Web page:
Charles de Lint, |
Waifs & Strays
In Terri Windling's introduction to Charles de Lint's new short story collection, Waifs & Strays, she draws attention to de Lint's work as "a celebration of the creative process," this time more strongly aimed toward a young adult audience. Yet in the author's note, de Lint is quick to point out that these stories are not stories written for young adults, but rather stories written about young adults. Other than that, these stories are pure de Lint -- "a love of language, music, and myth," Windling writes, melded with "the potent real-world magic that is born from friendship and compassion."
Each set of stories is divided into sections according to geography; the stories' settings range from the familiar streets of Ottawa to the more imaginary realms of Bordertown and Newford. "Merlin Dreams in the Mondream Wood" begins the collection, followed by a pair of stories that don't seem like de Lint material at first glance. Charles de Lint? Teenage vampires? Excuse me? But keep on reading and you'll soon find that "There's No Such Thing" and "Sisters" fit perfectly with de Lint's urban fantasies. "Sisters" espcially follows the form of many of de Lint's short stories, interspersing action with character thoughtshots.
"The Graceless Child" is a beautiful foray into secondary-world fantasy, while "A Tattoo on Her Heart" takes the reader into a futuristic city -- or what's left of one. From there, de Lint carries the reader into the more familiar territory of the Borderlands and Newford. Readers new to de Lint's work will find these short stories -- and the individual introductions that grace each opening -- grant easy access to these fictitious worlds. Although several of these stories are reprinted from other short story collections, this collection also gathers stories that can't be found elsewhere. The cover art is another evocative painting by John Jude Palencar, featuring the floating-person-and-tree imagery found on other de Lint covers (Forests of the Heart and The Onion Girl).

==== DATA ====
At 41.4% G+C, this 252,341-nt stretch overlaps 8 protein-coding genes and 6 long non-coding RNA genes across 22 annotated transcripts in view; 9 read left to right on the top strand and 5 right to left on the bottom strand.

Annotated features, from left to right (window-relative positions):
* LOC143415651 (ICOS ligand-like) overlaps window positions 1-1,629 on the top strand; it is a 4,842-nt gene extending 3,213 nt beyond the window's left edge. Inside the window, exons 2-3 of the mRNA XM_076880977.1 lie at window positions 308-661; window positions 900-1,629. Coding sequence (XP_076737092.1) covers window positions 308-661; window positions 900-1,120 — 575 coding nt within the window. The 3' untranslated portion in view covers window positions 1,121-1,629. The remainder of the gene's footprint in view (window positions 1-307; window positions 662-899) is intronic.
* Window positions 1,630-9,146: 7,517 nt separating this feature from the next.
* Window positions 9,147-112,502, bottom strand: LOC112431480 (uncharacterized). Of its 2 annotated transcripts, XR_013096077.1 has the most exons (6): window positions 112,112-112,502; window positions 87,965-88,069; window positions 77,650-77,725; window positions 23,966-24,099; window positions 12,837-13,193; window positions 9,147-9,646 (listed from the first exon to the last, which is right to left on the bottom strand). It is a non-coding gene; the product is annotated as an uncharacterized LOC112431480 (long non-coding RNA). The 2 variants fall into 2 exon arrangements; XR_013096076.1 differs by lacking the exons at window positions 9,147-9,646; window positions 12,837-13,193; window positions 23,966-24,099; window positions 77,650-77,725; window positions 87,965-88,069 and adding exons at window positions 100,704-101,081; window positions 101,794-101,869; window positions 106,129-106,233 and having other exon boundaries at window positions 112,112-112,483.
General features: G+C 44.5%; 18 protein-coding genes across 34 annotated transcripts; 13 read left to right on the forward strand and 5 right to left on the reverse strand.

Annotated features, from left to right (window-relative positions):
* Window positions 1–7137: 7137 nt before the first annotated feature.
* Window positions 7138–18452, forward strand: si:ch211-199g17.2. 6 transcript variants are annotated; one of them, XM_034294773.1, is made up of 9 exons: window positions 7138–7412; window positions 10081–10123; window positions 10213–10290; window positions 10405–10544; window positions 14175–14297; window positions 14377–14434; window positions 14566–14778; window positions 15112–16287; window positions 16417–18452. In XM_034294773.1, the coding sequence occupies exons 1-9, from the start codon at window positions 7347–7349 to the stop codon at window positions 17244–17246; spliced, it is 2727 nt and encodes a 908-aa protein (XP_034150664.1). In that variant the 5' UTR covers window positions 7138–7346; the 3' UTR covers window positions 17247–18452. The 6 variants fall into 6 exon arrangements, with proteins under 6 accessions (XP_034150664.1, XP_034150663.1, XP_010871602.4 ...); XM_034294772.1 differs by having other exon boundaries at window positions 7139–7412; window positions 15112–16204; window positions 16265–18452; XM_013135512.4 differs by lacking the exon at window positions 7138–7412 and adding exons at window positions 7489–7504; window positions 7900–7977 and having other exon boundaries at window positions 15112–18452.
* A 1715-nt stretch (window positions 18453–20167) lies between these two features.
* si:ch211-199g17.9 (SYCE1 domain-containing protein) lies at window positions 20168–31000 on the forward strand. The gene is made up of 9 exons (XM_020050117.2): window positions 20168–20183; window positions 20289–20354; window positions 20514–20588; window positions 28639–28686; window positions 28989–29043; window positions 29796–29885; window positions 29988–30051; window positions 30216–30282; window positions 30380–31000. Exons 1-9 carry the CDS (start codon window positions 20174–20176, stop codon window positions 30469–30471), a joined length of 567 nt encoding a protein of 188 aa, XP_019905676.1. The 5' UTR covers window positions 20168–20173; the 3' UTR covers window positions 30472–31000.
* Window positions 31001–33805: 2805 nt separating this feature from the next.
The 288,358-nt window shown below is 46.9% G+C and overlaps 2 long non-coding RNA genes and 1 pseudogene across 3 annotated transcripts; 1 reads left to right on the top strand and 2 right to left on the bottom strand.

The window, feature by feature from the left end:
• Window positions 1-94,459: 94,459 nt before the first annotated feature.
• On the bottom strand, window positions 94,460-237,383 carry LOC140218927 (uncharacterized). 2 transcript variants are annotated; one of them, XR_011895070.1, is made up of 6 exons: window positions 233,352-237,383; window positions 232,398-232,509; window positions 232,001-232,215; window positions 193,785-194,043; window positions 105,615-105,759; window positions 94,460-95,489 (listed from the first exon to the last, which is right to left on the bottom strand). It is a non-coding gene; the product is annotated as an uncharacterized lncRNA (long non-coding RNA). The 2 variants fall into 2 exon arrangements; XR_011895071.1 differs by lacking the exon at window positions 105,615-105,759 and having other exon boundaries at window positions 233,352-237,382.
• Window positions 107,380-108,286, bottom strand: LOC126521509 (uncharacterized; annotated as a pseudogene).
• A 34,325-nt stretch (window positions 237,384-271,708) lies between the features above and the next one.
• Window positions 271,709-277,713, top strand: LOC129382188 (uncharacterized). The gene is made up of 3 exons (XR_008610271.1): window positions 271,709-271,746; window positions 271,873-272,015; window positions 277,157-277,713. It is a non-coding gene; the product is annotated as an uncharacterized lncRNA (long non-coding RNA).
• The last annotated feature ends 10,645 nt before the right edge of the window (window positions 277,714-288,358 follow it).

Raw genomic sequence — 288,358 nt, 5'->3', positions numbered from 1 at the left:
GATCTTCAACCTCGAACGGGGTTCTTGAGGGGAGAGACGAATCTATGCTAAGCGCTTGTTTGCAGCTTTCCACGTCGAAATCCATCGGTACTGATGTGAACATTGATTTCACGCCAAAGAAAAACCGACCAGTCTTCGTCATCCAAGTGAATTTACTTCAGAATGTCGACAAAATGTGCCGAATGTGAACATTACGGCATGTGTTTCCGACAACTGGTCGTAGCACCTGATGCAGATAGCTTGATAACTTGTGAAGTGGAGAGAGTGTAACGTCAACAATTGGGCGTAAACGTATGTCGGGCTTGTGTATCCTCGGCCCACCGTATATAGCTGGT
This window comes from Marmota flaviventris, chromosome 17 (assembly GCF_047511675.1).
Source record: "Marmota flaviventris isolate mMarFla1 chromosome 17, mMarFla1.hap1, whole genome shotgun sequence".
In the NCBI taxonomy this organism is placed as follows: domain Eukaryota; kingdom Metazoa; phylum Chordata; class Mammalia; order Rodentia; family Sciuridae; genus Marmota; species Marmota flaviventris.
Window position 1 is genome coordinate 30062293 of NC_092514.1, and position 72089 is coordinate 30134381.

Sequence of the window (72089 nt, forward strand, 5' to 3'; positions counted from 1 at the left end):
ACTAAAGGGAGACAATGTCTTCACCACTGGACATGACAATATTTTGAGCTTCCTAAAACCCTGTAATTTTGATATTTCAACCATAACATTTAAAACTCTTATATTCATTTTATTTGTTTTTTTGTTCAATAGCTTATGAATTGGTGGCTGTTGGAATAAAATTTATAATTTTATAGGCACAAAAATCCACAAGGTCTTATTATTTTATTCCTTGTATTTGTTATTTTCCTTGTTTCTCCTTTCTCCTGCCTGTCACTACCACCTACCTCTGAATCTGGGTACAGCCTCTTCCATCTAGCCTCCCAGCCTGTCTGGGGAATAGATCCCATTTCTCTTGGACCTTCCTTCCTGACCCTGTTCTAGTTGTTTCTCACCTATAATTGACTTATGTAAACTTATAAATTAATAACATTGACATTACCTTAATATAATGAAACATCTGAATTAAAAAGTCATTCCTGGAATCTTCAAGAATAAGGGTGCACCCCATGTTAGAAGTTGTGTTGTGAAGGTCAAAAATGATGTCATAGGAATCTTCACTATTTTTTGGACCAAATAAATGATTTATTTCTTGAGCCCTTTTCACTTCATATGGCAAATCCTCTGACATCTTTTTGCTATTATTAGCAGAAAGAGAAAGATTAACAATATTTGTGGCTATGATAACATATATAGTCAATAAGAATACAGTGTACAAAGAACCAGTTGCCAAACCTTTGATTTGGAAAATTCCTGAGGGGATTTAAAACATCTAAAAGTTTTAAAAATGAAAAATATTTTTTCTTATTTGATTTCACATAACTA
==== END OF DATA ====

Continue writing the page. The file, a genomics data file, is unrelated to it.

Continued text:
At the center of almost every de Lint story is the "outsider," the character relegated to the edges. Nowhere is that theme more fitting and appropriate than in a collection of short stories for young adults -- an age period where "fitting in" or having somewhere to belong, someone to understand, is of the utmost importance. De Lint treats these characters -- and his audience -- with care, compassion, good humor and the reassurance that there is a place for everyone.